From the above description, it is clear that the conventional method of securing a urine bag to the patient's thigh by means of elastic straps is highly painful to the patient and needs much improvement. The present invention is made to correct all of the above defects found in connection with the conventional method.
This invention provides a urine leg drainage bag supporter comprising a waist encircling belt, a pouch in which the urine bag is inserted, and a plurality of horizontal straps extending from the top and bottom portions of the pouch, the straps being for encircling the leg of the wearer, the pouch being connected to the belt by means of a plurality of vertical straps, all straps having adjustable lengths. The pouch is formed of a front and a back panel, both panels being sewn together on their side edges so as to define an opening in the top and bottom of the pouch, respectively. The front panel of the pouch is formed of a stretchable material in order to prevent the urine bag from taking the shape of a tear drop, i.e. bulging out at the bottom, as urine flows into the bag. By using a stretchable front panel and special stitching in attaching the horizontal straps to the top and bottom parts of the pouch, the bag is held firmly within the pouch and the curling in of the bottom drain valve and bulging in the bottom portion of the bag as it is filled are prevented. This results in a urine leg drainage bag supporter which can be comfortably worn by the patient for extended periods of time. The pain and suffering associated with conventional urine bag carriers are substantially eliminated.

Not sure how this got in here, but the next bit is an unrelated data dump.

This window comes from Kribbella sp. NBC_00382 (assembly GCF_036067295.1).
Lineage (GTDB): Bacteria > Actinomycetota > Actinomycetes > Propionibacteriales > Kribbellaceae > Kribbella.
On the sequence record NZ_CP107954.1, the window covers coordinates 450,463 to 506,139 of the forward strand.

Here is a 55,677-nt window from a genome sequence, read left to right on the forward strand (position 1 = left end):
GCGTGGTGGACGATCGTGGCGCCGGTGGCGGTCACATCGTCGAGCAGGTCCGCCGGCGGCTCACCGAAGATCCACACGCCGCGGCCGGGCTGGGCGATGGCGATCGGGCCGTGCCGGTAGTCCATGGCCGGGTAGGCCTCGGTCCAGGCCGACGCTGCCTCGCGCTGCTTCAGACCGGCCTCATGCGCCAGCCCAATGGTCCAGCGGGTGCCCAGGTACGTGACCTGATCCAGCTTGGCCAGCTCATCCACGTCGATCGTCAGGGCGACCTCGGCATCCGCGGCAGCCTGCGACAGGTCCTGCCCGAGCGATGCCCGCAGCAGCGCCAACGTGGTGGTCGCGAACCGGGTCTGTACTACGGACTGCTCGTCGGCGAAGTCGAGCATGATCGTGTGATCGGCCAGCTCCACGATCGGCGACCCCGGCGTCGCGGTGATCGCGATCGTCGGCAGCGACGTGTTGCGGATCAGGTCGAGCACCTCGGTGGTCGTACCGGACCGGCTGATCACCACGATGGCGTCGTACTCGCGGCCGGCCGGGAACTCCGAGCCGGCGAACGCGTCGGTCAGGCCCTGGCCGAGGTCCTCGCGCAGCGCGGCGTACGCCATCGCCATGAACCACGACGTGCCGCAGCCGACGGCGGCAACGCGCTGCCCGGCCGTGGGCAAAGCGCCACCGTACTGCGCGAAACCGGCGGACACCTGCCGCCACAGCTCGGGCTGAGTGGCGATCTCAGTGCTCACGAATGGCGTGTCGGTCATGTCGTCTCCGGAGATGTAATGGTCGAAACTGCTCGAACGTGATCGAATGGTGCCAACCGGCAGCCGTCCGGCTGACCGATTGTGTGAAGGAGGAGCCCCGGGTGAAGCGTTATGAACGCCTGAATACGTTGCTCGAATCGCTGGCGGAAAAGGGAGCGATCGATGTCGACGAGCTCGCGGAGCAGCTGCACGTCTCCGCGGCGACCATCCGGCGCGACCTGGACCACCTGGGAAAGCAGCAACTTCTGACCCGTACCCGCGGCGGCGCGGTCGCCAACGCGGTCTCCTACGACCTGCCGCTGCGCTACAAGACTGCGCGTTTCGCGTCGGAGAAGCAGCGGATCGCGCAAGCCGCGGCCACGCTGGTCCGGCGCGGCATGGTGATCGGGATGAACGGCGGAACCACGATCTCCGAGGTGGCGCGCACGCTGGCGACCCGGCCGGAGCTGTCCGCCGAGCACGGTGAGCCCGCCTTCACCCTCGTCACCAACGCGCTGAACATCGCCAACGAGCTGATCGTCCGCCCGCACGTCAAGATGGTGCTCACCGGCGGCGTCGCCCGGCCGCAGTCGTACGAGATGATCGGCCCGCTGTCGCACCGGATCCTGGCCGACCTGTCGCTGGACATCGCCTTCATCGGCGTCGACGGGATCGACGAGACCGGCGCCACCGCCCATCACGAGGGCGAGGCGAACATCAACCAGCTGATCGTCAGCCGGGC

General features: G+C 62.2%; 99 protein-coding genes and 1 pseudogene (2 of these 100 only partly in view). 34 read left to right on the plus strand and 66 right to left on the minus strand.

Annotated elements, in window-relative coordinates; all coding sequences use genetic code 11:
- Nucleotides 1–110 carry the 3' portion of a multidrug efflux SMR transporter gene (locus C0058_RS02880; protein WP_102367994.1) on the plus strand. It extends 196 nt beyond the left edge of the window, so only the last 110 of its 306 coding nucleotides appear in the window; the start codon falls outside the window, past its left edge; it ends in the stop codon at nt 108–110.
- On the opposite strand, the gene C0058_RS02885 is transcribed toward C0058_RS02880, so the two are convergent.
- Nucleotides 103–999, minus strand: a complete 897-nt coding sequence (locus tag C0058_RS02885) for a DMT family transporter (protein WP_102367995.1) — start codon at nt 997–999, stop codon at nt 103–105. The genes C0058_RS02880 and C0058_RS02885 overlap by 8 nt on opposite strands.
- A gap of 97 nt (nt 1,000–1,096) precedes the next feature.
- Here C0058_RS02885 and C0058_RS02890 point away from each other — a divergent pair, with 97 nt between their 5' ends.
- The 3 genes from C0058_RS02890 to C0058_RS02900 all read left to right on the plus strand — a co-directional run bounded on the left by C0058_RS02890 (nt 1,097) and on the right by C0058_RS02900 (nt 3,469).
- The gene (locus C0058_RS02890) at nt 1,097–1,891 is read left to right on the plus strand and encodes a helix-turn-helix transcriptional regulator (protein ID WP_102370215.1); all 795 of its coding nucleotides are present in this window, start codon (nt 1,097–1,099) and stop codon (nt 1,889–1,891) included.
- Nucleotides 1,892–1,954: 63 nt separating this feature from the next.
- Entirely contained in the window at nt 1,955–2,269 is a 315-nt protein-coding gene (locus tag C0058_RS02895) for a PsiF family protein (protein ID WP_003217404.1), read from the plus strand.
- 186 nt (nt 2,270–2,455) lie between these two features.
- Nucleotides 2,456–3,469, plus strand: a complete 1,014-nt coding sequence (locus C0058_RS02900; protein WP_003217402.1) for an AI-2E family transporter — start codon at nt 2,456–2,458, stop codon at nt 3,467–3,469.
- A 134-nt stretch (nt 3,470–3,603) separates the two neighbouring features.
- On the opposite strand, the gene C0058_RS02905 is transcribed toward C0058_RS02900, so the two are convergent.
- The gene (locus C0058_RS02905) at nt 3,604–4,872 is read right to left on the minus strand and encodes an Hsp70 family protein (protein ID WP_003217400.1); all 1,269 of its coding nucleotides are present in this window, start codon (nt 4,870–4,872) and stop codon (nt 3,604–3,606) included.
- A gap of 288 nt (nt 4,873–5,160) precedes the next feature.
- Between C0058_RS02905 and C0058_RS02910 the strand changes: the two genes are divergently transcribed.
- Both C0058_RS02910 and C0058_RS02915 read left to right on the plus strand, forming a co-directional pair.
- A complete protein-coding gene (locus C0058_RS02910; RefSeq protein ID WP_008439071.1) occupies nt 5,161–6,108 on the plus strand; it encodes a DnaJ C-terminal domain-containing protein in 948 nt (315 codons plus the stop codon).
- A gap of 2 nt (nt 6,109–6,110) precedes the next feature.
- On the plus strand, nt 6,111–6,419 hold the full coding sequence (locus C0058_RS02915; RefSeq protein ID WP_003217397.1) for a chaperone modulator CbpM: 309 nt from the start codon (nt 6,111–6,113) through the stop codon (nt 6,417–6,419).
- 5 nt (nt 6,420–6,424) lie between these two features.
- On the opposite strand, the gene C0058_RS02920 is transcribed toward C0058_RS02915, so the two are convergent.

FIG. 1 shows the present urine leg drainage bag supporter as worn by a patient.
FIG. 2 illustrates the front view of the present urine leg drainage bag supporter.
FIG. 3 illustrates the back view of the present urine leg drainage bag supporter.
FIG. 4 shows the cross-sectional view along line 4--4 in FIG. 1.
FIG. 5 shows the cross-sectional view along line 5--5 in FIG. 2.
FIG. 6 illustrates the cross-sectional view along line 6--6 in FIG. 2.
FIG. 7 shows a conventional urine bag.